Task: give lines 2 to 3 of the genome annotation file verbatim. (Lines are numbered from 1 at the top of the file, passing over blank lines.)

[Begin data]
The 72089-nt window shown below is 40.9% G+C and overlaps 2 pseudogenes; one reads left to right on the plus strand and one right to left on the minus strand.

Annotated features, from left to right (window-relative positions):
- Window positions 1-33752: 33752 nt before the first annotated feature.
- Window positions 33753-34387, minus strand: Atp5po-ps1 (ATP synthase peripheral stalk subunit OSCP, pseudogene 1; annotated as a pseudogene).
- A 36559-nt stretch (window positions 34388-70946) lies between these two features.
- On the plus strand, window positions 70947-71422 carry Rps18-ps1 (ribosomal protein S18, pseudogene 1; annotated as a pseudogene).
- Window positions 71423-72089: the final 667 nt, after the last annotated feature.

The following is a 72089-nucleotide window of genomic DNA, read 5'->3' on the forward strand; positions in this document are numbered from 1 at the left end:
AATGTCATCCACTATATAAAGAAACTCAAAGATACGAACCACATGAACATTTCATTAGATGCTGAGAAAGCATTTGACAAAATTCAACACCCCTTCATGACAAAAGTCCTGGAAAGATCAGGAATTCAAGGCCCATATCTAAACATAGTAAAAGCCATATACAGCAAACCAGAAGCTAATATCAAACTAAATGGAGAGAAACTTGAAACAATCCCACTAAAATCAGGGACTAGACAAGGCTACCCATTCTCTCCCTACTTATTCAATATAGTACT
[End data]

Annotated features, from left to right (window-relative positions):
- Window positions 1-33752: 33752 nt before the first annotated feature.